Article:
A look at Iqbal
Ramesh Seth

WHEN I heard Mohammed Iqbal’s Sare Jahan se Achha.. on the radio, it was in the early 1940s and I was a student in Amritsar. This song was sung many a times in our school assembly. The song took my thought to the writer. It was but a short step to wonder about the metamorphosis that took place in his life and outlook. He took a complete U-turn, from being a poet of a nationalist hue, a votary of the composite culture of India, to becoming a poet of Islam only. Such turnarounds are always fascinating to study.

Allama Iqbal was a great poet, perhaps the greatest Urdu poet of his time. He broke new ground in covering a much larger ground in his poems compared to the earlier great poets of the nineteenth century. He had a rare control over written Urdu. His career as a poet can be divided into three phases.

His first phase as poet started when he was 20, in 1897-98, when burst upon the Urdu literary scene like a comet. During the next six years or so he was nationalist in his outlook and idealist in his poetry. It was rare for one so young, before he was even 30, to become so famous, and so deservedly.

It was upon his writings during this brief period that his reputation as a poet survives in India, and also in Pakistan. But that was the first, youthful idealist phase of his life when he wrote verse full of idealism. He wrote of Ram as the Prophet of Hind. He also wrote, Mazhab nahi sikhaataa aapas mein bair rakhana (religion does not teach us mutual animosity.) Iqbal of that time also used to stress his descent from the line of Hindu Kashmiri Pandits.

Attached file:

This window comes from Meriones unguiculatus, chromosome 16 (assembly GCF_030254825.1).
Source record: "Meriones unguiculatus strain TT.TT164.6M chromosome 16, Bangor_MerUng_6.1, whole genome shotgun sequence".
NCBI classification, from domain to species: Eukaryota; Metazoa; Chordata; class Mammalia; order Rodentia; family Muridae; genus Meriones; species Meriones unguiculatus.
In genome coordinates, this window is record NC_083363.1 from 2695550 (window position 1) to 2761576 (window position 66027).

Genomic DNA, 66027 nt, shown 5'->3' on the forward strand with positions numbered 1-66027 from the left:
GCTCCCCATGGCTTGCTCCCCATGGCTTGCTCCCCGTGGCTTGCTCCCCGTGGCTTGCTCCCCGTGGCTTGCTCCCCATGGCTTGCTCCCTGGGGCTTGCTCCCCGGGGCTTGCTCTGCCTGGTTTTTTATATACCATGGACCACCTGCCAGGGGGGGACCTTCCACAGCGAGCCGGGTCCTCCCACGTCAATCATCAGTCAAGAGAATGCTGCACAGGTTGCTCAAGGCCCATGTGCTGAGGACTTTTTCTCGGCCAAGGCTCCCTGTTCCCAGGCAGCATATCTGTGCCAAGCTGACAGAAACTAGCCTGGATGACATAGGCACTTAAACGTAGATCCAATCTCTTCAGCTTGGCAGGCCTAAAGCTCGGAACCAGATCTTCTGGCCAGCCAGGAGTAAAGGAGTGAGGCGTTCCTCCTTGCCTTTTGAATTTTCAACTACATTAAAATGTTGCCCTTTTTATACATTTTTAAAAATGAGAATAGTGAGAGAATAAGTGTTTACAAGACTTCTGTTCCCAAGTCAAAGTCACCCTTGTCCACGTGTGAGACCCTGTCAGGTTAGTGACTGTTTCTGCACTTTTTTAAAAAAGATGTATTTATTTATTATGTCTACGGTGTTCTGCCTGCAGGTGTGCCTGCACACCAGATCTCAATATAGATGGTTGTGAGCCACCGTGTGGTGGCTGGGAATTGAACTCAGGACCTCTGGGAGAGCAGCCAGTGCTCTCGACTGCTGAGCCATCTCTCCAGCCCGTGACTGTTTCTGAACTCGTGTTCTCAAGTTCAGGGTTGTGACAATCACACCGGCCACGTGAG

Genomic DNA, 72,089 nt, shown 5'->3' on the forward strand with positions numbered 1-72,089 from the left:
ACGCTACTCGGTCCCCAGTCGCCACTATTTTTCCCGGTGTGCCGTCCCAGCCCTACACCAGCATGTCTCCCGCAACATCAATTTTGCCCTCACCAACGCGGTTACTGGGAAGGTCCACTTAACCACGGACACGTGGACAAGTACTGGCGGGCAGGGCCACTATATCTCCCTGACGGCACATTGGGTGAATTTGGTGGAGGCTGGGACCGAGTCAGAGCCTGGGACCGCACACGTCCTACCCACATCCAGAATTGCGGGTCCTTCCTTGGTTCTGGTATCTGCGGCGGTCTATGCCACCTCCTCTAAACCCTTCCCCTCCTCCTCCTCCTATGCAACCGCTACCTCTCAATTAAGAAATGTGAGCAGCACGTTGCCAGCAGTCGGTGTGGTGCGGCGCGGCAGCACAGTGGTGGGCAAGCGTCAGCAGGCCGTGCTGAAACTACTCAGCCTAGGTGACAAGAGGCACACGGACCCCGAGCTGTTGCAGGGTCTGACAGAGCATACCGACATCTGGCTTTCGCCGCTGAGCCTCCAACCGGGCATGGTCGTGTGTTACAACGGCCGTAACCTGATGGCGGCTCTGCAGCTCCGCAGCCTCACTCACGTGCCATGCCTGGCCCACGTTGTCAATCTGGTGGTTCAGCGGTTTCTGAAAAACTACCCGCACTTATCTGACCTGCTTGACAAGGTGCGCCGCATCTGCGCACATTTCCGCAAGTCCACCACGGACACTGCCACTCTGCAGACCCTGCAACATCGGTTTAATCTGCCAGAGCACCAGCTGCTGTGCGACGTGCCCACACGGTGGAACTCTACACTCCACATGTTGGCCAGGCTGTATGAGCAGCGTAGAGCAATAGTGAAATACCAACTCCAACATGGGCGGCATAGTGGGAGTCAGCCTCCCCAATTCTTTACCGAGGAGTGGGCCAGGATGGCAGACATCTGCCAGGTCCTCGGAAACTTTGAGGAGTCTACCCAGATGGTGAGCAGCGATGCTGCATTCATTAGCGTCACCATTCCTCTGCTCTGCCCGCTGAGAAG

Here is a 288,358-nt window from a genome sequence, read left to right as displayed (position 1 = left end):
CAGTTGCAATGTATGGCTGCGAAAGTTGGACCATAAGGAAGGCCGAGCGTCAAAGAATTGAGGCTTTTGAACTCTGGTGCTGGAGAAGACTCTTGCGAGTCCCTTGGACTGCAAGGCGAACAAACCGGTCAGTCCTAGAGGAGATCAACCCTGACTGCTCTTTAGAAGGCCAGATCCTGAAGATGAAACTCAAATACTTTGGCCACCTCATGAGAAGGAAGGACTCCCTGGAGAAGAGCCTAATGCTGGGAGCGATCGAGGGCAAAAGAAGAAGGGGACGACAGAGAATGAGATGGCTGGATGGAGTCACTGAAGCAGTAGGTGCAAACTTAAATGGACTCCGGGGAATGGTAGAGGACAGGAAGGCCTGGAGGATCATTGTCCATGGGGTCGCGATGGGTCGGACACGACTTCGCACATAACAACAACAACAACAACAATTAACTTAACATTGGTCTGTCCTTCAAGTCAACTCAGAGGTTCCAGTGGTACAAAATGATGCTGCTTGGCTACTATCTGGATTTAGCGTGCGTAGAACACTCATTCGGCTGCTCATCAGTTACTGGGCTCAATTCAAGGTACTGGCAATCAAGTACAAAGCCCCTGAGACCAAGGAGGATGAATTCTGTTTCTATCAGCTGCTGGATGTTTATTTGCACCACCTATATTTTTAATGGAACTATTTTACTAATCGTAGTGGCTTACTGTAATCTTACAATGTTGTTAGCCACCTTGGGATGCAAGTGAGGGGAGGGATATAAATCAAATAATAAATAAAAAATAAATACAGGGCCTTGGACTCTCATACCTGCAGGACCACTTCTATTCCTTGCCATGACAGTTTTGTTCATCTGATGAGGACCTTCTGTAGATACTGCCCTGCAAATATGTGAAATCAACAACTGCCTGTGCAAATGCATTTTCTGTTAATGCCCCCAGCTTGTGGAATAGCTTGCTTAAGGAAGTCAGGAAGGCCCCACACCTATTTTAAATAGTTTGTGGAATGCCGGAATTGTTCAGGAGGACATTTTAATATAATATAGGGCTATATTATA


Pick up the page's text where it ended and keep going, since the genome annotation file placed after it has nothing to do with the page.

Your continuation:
That idealistic phase lasted till 1905. The turning point came with his three years’ sojourn in England and Germany where he went in 1905 for higher studies. After returning to India in 1908 he never wrote anything which could even be remotely construed as nationalist in sentiment.

His second phase started with two major philosophic poems, Shikwa (in 1911) and Jawa-be- Shikwa (in 1912) both of which were masterpieces. It was the phase as a Muslim poet. In the first poem he, as a Muslim, makes complaint to God about the pitiable condition of Muslims. In the second, the God replies to the complaint. As Iqbal advanced in age and his commitment to the Islamic cause deepened, his partiality for a common composite culture receded. Only his Islamic identity became important to him. His metamorphosis was so complete that instead of his earlier evocation Hindi hain hum, vatan hai Hindostan hamara, (We are Indian and India is our motherland,) he now wrote Muslim hain hum, vatan hai sara jahan hamara, (We are Muslims and the entire world belongs to us.) Instead of the other non-Muslim Indians now non-Indian Muslims, the Arabs and the Persians became his new brethren, merely because they were Muslims. He even forgot his Kashmiri Pandit ancestry.

Iqbal’s third phase as a poet started when, under some mistaken belief, he started writing in sterile, fossilised Persian instead of lively Urdu. The Persian-knowing Indians, who learn Persian from hundred years’ old traditions, had not kept up with the living Persian language of Iran. It is tragic that those great works of Iqbal have remained beyond the reach of common Indians, Muslims included. And they are hardly noticed in Iran for being written in a quaint, fossilised language. It was a case of falling between the two stools.